SEO For Web Designers
I’ve been asked to discuss Search Engine Optimization with the current class of front end engineers at the Iron Yard Code Academy in Durham today from ten to eleven. This will be my second SEO presentation at the Iron Yard in a year.
SEO For Web Designers – Created with Haiku Deck, presentation software that inspires
Returning to the Iron Yard provided a chance to compare current SEO stats with previous benchmarks:
The data shows SEO isn’t a priority for The Iron Yard. Links can be “lost” for a variety of reasons. Great SEO teams “disavow” links that come from unknown or spammy locations to protect rank. We doubt the Iron Yard is disavowing links since such actions are typically reserved for advanced SEOs.
More likely is a combination of the not very accurate source (Alexa) and Google’s ongoing bonsai trimming of the web. Loss of some “root domains” linking in could easily be offset if the Iron Yard understood how to ask for help and create community as the Haiku Deck outlines.
One sign of NOT understanding the social nature of SEO is the Iron Yard’s drop in follows back % from 27% to 20% on Twitter. The Iron Yard doesn’t digitally “listen” very well. I mentioned the school several times via @theIronYard and was rarely picked up and never thanked. Bad “digital listening” can cost SEO points.
SEO rests now on the strength of the online community a company creates. A “code academy” begins in a naturally strong position since they will be graduating hundreds of students a year. Students are grateful and willing to share IF asked. Currently, there is no “ask” and the yard isn’t listening.
Technical SEO is comprised of a series of interlinked factors including:
There are other “technical” factors you can easily discover on MOZ.com. The important idea is to do the keyword research so you know what keywords matter most. “Keyword research” should evaluate search demand against current positions and keyword difficulty (of attaining rank).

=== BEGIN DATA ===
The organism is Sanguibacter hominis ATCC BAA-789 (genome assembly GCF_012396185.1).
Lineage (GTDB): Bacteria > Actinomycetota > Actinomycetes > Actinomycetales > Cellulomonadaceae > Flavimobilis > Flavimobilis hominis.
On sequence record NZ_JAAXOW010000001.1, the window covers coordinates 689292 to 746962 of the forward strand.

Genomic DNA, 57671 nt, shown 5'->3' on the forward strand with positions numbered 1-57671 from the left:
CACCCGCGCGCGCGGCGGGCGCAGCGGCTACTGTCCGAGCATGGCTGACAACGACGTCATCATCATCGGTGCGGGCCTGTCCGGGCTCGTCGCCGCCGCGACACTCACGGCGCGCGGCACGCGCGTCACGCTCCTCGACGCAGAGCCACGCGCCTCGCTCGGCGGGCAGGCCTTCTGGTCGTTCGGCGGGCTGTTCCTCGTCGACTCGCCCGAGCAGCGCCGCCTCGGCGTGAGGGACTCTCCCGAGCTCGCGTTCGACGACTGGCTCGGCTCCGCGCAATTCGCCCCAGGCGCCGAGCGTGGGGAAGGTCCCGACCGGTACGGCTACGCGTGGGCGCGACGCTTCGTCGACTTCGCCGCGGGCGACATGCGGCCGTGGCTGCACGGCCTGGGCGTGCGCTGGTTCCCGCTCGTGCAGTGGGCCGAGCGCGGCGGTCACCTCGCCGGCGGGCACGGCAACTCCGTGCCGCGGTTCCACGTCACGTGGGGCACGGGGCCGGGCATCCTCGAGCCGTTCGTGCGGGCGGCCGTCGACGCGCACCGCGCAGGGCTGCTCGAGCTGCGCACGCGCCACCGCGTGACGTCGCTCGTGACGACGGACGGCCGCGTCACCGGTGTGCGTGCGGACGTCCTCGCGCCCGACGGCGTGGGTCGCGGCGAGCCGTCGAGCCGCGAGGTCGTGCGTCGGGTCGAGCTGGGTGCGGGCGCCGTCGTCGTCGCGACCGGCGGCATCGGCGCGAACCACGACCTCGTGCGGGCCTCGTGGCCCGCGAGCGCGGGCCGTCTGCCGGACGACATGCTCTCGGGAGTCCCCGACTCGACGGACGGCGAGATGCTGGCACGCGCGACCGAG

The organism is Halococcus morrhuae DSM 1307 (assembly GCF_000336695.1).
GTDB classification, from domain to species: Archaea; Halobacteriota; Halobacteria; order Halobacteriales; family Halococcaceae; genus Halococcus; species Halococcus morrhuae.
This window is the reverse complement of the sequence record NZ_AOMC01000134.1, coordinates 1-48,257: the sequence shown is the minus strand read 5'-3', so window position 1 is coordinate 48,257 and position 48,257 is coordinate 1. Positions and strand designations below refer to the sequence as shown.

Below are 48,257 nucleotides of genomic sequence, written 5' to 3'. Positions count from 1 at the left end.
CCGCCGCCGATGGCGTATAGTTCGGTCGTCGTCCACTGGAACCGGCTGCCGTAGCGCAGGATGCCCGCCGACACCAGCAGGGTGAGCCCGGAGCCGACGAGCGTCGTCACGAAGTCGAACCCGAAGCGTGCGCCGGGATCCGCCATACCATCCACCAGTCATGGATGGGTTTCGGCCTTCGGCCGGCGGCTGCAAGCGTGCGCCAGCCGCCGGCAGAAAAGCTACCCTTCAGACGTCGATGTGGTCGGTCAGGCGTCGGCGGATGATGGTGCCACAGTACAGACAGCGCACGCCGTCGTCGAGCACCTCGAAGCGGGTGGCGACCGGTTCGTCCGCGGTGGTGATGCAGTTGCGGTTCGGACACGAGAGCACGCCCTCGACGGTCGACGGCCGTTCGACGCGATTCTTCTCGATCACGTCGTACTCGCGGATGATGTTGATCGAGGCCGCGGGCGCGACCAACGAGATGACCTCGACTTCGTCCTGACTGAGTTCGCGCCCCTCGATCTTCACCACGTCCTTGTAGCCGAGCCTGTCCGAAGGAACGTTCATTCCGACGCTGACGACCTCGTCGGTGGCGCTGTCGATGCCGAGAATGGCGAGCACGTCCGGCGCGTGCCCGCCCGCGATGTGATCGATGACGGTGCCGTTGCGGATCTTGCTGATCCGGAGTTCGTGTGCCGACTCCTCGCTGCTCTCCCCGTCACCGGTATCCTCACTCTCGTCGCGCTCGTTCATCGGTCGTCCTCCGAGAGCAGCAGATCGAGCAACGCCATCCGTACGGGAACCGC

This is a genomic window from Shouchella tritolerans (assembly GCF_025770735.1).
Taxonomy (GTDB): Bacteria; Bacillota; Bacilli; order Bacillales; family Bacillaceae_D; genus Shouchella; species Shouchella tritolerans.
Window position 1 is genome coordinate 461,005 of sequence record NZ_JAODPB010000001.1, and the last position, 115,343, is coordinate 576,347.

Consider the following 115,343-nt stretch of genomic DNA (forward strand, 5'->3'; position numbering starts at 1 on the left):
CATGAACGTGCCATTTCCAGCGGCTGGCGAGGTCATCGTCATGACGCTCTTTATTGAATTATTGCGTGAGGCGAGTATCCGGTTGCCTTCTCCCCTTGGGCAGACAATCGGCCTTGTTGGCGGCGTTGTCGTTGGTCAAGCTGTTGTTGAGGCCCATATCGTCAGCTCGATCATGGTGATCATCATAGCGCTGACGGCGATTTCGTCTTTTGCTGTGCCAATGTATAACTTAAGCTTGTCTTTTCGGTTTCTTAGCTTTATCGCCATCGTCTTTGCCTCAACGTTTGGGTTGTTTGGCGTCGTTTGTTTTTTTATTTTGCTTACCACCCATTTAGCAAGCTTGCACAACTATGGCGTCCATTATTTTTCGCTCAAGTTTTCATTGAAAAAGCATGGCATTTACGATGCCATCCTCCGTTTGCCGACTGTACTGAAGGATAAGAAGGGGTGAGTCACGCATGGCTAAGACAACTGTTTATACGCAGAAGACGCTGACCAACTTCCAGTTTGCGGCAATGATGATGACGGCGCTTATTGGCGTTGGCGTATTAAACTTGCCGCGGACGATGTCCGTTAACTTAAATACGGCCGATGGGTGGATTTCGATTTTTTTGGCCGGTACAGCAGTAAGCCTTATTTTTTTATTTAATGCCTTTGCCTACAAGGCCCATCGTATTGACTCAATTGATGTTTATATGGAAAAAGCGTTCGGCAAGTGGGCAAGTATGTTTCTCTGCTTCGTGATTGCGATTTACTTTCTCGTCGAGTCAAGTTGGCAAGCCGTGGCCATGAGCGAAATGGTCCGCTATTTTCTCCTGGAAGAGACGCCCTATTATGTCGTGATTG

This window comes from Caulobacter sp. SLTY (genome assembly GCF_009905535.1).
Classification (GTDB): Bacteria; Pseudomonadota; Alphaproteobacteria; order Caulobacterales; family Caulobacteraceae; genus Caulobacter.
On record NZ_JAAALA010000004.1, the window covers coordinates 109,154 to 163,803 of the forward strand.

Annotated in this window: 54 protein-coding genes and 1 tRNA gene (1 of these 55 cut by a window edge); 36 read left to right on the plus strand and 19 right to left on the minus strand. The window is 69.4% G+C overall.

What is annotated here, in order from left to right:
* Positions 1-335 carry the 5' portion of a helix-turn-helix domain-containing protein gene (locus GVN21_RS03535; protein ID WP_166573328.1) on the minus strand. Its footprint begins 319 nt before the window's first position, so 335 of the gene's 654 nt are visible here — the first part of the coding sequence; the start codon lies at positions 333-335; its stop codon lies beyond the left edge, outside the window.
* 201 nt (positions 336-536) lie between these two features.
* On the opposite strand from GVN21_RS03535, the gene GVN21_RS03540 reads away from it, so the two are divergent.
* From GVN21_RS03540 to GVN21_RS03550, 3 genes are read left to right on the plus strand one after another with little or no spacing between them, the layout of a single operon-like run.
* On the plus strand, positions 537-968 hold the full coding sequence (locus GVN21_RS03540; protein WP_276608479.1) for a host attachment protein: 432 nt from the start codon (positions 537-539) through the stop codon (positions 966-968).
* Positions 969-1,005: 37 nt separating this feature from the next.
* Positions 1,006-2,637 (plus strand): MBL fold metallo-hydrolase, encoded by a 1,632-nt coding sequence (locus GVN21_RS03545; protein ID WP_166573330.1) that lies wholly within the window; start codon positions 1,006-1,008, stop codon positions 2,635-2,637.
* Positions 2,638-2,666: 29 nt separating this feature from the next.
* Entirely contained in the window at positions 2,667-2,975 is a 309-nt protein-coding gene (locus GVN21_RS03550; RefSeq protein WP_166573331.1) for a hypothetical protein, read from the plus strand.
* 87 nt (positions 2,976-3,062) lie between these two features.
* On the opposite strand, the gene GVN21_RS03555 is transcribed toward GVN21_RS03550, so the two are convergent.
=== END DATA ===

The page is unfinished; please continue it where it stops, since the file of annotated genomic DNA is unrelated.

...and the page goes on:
You want top listings. Top listings rarely come, at least at first, from the most competitive terms. This means your content should map a “long tail” strategy where you develop content to win terms with some monthly search demand. Better to win “minor” terms as you refine your content engine than whack at listings impossible to win in this lifetime.
Once you have a stable of victories you can daisy chain them together and lay siege to bigger terms. “Wining” SEO, despite the way those last sentences sounded, isn’t your websites most important mission. Creating the love, loyalty and advocacy needed to win an increasing number of hearts and minds is any websites prime objective.
SEO can become a self-referential game. Don’t let that happen. You aren’t trying to win SEO positions. You are creating amazing content, content capable of bringing SEO along with it. Yes, tracking lends itself to the self-referential, but stay focused on the real goal – the development of the sustainable online community with advocates helping create your online brand.
Dana Calder’s Photos from SEO for Web Designers: